Expressing Distance with 离 (lí) in Chinese: Everything You Need

Expressing Distance with 离 (lí) in Chinese Everything You need

离 () is considered one of the core, ‘basic’ words in Chinese. The way it works might not seem too intuitive to an English speaker. And no wonder: the concept of 离 (lí) barely exists in English, and to use it correctly, you need to resort to a seemingly twisted sentence structure.

But let’s try to make it less scary by analyzing some of its defining features. 

离 (lí) can be used to express the distance between various things, but the grammatical pattern is pretty much the same. To make things easier for you, we’ll start by discussing its two most common applications in space and time. Later on, we’ll take a look at the remaining ones.

Expressing Distance in Space with 离 ()

离 (lí) is often translated as “be (away) from” in English. It’s a close interpretation, but not an exact 1-1 match. It’s best to think of 离 (lí) as the symbol ↔.

it's best to think of 离 (lí) as the symbol ↔

离 (lí) is primarily used to measure the distance between two places or objects. To English speakers, the sentence pattern could take a little getting used to, as the “distance” is said at the end.

Pattern

place 1 + 离 (lí) + place 2 + distance

literally: place 1 is away from place 2 (by this) distance

The pattern is rather fixed. That is, whether you’re just saying if a place is close, or far from another place, or want to be more specific, the pattern stays the same.

The “distance” itself, however, can be anything from vague to concrete. Let’s have a look!

Non-specific Distance: 近 (jìn)/远 (yuǎn)

Unless you want to mention a specific distance between the two places, you can simply use the adjectives 近 jìn and 远 yuǎn (with adverbs of degree) to refer to the general distance in a 离 (lí) sentence.

Examples:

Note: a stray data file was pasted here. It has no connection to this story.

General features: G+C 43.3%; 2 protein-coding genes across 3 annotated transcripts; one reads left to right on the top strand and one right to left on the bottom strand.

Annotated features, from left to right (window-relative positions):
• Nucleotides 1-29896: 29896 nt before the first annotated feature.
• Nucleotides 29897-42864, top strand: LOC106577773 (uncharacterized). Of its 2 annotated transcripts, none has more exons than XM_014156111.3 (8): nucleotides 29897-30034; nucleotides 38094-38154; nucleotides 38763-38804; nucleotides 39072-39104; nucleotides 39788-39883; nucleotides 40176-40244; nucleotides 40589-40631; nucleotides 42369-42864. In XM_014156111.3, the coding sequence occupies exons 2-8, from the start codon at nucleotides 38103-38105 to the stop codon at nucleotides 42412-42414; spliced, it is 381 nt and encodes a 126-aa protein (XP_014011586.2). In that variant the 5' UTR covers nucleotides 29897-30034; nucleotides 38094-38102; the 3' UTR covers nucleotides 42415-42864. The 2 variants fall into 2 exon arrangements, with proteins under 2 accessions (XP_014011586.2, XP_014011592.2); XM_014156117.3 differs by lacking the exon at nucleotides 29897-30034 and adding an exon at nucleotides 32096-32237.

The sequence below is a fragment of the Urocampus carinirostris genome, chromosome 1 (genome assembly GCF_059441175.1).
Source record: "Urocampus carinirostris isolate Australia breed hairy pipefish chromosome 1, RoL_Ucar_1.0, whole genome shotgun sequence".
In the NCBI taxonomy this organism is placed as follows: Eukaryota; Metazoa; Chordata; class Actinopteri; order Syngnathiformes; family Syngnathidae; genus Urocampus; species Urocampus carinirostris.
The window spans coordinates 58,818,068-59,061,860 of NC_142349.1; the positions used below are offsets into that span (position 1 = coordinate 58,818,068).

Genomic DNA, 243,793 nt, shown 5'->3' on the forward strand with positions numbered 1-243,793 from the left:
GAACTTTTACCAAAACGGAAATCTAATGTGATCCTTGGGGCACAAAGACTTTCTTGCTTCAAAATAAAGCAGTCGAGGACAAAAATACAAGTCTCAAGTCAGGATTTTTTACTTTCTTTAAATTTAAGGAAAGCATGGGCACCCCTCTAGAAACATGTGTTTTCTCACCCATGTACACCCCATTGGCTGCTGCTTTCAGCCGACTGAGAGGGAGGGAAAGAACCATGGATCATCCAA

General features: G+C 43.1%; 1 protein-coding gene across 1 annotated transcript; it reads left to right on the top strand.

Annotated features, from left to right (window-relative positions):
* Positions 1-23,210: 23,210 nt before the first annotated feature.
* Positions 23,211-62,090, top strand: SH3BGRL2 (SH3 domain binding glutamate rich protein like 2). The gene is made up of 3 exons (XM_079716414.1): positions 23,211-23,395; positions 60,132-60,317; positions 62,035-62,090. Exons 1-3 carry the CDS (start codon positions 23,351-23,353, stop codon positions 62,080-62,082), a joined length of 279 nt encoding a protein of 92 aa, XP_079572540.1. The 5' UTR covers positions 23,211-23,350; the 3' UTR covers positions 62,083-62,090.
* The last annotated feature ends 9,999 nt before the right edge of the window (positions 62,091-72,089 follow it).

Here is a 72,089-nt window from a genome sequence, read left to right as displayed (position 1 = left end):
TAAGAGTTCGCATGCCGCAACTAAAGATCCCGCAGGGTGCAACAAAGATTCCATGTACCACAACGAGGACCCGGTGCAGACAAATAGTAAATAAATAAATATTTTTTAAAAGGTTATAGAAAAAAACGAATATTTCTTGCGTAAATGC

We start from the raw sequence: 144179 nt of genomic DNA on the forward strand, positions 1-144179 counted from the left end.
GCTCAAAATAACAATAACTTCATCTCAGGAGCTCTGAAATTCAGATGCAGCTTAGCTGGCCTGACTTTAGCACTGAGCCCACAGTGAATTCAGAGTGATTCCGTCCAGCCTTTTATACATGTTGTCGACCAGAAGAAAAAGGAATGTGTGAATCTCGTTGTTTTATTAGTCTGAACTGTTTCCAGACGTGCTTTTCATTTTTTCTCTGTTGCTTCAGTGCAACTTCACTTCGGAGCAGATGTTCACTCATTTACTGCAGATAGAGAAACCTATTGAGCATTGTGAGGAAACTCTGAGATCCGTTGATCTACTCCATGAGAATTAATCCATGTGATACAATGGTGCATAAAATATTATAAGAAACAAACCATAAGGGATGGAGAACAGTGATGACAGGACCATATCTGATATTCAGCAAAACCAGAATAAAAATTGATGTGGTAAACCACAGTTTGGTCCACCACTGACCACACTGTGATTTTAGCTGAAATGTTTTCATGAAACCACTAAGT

• 火车站飞机场很近
    Huǒchē zhàn  fēijī chǎng hěn jìn.
    The train station is quite close to the airport.
    literally, the train station ↔ the airport | quite close
  • 北京上海很远
    Běijīng  shànghǎi hěn yuǎn.
    Beijing is far from Shanghai.
    Beijing ↔ Shanghai | very far
  • 我家公司非常近
    Wǒ jiā  gōngsī fēicháng jìn.
    My home is close to the office.
    my home ↔ the office | very close
  • 地铁站这里非常远
    Dì tiě zhàn  zhèli fēicháng yuǎn.
    The metro station is very far from here.
    the metro station  here | very far
  • 这家酒店海滩太远了
    Zhè jiā jiǔdiàn  hǎitān tài yuǎn le!
    This hotel is really far from the beach!
    this hotel  the beach | really far

The structure stays the same whether you are saying it in the negative form or asking a question.

Negation

  • 火车站飞机场不远
    Huǒchē zhàn  fēijī chǎng bù yuǎn.
    The train station is not far from the airport.
    the train station ↔ the airport | not far
  • 北京上海不近
    Běijīng  shànghǎi bú jìn.
    Beijing is not close to Shanghai.
    Beijing ↔ Shanghai | not close
  • 我家公司不太远
    Wǒ jiā  gōngsī bú tài yuǎn.
    My home is not too far from the office.
    my home  the office | not too far

Note that it is the the “distance” segment in the sentence that calls for negation, not the word 离 (lí).

Question

  • 火车站飞机场近吗
    Huǒchē zhàn  fēijī chǎng jìn ma?
    Is the train station close to the airport?
    the train station ↔ the airport | close?
  • 北京上海远吗
    Běijīng  shànghǎi yuǎn ma?
    Is Beijing far from Shanghai?
    Beijing ↔ Shanghai | far?
  • 你家公司近不近
    Nǐ jiā  gōngsī jìn bu jìn?
    Is your home close to the office?
    your home ↔ office | close or not close?
  • 地铁站这里远不远
    Dìtiě zhàn  zhèli yuǎn bu yuǎn?
    Is the metro station far from here?
    the metro station ↔ here | far or not far?
is the metro station far from here?

Specific Distance

Now, if you want to be more precise than just “close”, “not close”, or “far”, “not far”, you can also choose to talk about a specific distance using a metric unit of distance, such as kilometers, miles, meters, etc.

An optional  can be added at the end of the sentence to make clear that you are talking about the distance in space (it kind of works like “in length” in English, and has no implication whatsoever that the place is far).

  • 火车站飞机场十英里(远)。
    Huǒchē zhàn fēijī chǎng shí yīnglǐ (yuǎn).
    The train station is ten miles from the airport.
    literally, the train station ↔ the airport | ten miles (in length)
  • 北京上海1088公里(远)。
    Běijīng  shànghǎi 1088 gōnglǐ (yuǎn).
    Beijing is 1088 kilometers from Shanghai.
    Beijing ↔ Shanghai | 1088 kilometers (in length)
  • 地铁站这里五百米(远)。
    Dìtiě zhàn  zhèlI wǔ bǎi mǐ (yuǎn).
    The metro station is 500 meters from here.
    the metro station ↔ here | 500 meters (in length)
  • 这家酒店海滩两百多米(远)。
    Zhè jiā jiǔdiàn  hǎitān liǎng bǎi duō mǐ (yuǎn).
    This hotel is a bit more than 200 meters from the beach.
    this hotel ↔ the beach | 200+ meters (in length)

You can also use descriptions like “2 metro stops”, “5 minutes’ walk” to measure a distance (a number is usually required in these phrases). For example:

  • 火车站飞机场开车二十分钟(远)。